The Great Debate: Burke Vs Paine, Part IV

Human Freedom

Every political party, every social organization has a particular view of human nature and what is intrinsic to being human.  Most of us never stop to think what those respective views might be–so we end up accepting a view without thought.  Alternatively, we wander round in a confused haze.

Tom Paine represents the world view of human nature as atomised.  We come into this world without obligations being foisted upon us, or imputed to us.  We come into this world as tabula rasa, a blank slate.  This, according to Paine, represents true human freedom.

Burke, on the other hand, argued that we come into this world as a slate upon which a great deal has already been written and laid down, long before we were born.  Human nature is shaped and controlled by spiritual and societal and natural forces which, in effect, we inherit (for good or evil).

The role of consent in this view of society is secondary at best.  Social relations flow out of natural relations, and consent is assumed where it cannot be expressed, not because the individual chooses to accept his obligations, but because the consent of every rational creature is assumed to be in line with “the predisposed order of things.”  This vision of society begins with the family–not the individual–and moves up toward society.  [Yuval Levin, The Great Debate: Edmund Burke, Thomas Paine and the Birth of Right and Left (New York: Basic Books, 2014),  p. 103.]

It’s worthwhile pausing and addressing a question to you, dear reader: Which view do you believe is right?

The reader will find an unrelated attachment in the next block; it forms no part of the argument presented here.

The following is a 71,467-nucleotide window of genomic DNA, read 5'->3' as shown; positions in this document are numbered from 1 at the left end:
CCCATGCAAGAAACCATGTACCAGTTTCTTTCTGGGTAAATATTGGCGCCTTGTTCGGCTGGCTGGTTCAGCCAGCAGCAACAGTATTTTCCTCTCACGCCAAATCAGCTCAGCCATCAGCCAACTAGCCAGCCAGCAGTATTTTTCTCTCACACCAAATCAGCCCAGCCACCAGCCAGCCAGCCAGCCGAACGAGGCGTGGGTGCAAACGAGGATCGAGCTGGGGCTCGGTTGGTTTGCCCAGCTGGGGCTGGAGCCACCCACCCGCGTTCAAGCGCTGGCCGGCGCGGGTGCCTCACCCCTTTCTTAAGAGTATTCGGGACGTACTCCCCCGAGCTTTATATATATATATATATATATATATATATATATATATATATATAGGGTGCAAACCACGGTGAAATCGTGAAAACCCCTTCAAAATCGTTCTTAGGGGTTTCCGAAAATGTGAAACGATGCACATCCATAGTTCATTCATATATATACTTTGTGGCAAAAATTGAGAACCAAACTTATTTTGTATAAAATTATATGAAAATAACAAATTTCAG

If you side with Paine, you consequently would hold no fixed view of what constitutes human nature and human society, except the fixed belief that there is no fixed view.   You would believe, then, that a human being can be anything he or she wants to be.  He/she can change gender at will, can change race or ethnicity on a dime.  It’s all up to the atomised will of the individual.  The role of a free society is to accept, endorse, ratify, and support such iterations in every possible way.

Whilst it is true that Tom Paine never went that far in his social and political philosophy, it’s only because he never had the chance.  Mortality caught up with him.  But the logic of his tabula rasa view of human nature would eventually drive his ideological descendants to advocate and claim such “freedoms” to be fundamental human rights.  Rachel Dolezal claims that her ethnicity is what she chooses it to be; trans-genderists claim that their gender is whatever they choose it to be.  This is all a consistent outworking of an atomised view of human nature being the essence of freedom.

Burke’s view, on the other hand, is warranted and certified as true and correct by Holy Writ.  Burke’s view of human nature captures the Christian position–at least in part.  Man is not born as an autonomous, atomised individual, but as a creature shaped and controlled and socialised by inheritance, genes, family, and social conditioning.  These are ultimately the choices and determinations of the All Conditioning Conditioner–the Living God Himself–who loves us and calls us to enjoy His abundant life.

It is not for nothing that the tabula rasa revolutionaries focus upon tearing down the family, thereby striking out at the most powerful conditioning and social institution.  Burke, on the other hand, acknowledges and accepts the sovereign role of the family and acknowledges it to be a fundamental component of human existence.

Paine and the radical revolutionaries would attempt to break the family down because it is the primary obstacle to free choice.  Burke, however, saw human freedom as a duty to care for and protect the social relationships that emerge out of the immediate and extended family.

Whence does human freedom come: from the atomised sovereign choices of man, or from accepting and working within the obligations and relations which we have inherited, and making our own sovereign choices within that context?  Does it come from adherence to duty, or from atomised, unconstrained choice?

That, as they say, is the question.
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